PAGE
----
The culinary culture of the Hakka People
The impression that most people have of Hakka cuisine is that it is “rich” but “unglamorous”. In fact, the Hakka people in the past cooked meals to fill up their stomach and is this not bother about the presentation of the dishes. As most of them lived in the misty hills, and had to carry out strenuous work that was exhausting and required salt and meat to replenish their strength. That is why Hakka cuisine is rich in taste, oily and salty. They also prefer to add preserved vegetables, such as pickled mustard green, salted vegetables and preserved turnip, to their dishes to improve the taste.
On the other hand, the Hakka cuisine is a blend of traditional Hakka food and the food of the places they chose to settle down. This indigenous integration formed a wide range of Hakka dishes that included spicy food, pickled food and sweet and sour food. Besides, the Hakka people value the importance of traditional festivals and seasonal diets, thus adding varieties to their culinary customs and food culture.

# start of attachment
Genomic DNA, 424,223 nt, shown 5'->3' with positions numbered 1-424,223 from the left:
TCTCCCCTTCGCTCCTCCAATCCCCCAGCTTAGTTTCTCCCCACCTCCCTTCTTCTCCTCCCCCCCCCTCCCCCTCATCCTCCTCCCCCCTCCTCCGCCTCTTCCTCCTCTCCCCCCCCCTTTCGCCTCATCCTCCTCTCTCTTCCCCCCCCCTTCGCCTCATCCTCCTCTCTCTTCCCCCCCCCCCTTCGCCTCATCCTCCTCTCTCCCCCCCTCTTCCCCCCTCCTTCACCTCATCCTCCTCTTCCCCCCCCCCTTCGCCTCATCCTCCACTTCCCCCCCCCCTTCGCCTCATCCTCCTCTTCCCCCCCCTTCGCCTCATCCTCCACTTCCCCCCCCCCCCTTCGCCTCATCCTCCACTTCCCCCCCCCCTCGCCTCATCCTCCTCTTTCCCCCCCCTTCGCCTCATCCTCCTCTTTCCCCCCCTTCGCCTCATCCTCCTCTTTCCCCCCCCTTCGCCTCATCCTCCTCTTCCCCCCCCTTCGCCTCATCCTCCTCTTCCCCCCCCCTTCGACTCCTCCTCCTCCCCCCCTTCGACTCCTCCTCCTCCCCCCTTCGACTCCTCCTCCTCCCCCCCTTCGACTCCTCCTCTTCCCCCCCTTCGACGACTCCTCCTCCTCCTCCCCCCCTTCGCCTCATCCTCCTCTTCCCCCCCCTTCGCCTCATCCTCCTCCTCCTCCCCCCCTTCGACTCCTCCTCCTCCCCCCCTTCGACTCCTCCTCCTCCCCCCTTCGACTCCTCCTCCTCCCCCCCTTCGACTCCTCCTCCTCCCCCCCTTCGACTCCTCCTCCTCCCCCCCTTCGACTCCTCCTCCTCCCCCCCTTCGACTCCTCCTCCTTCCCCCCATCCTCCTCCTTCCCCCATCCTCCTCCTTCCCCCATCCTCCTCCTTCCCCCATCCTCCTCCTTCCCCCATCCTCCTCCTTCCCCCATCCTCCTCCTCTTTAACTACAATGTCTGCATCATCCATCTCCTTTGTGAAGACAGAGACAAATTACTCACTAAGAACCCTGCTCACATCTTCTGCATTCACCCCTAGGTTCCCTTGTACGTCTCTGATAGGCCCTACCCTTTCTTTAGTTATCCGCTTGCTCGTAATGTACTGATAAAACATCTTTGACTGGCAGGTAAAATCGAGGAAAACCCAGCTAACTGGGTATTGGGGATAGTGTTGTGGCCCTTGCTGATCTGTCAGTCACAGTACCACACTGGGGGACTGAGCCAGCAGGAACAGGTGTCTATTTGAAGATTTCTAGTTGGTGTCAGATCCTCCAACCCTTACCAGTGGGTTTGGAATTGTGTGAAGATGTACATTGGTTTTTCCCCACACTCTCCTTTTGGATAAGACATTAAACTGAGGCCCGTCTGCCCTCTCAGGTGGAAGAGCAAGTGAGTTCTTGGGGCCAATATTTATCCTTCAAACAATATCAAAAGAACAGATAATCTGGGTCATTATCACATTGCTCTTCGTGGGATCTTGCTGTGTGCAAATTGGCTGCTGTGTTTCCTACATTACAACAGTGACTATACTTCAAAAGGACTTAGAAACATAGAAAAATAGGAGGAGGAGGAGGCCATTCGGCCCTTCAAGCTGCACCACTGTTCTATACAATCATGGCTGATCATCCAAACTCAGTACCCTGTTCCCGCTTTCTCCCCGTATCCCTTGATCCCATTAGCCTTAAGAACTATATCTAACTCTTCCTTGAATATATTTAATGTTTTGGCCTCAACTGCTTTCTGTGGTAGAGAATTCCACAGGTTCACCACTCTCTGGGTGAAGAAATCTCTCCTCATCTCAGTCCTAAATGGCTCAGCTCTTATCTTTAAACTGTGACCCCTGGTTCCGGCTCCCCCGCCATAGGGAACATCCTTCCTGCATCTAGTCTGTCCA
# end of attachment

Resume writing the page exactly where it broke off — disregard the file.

There is a wide range of Hakka cuisine that was derived from the different tribes that made up the Hakka community, such as Huizhou, Hepo, Meixian, Dapu. Each tribe has their individual signature dish, such as the Hepo’s Lei Cha (thunder tea), Dapu’s Yam Abacus, and Huizhou’s Braised Pork Belly with Pickled Mustard.
Authentic Hakka cuisine includes stuffed tofu, meatballs, braised pork with yam, braised pork with pickled mustard green, stuffed mushrooms, salty tang yuan, boiled chicken, yellow rice wine chicken, duck soup, yam abacus, thunder tea, deep-fried meat, and more. These Hakka food always offer diners a feeling of warmth and abundance.
Write-up adapted from Chong Moi Eng’s Truly Hakka Delights.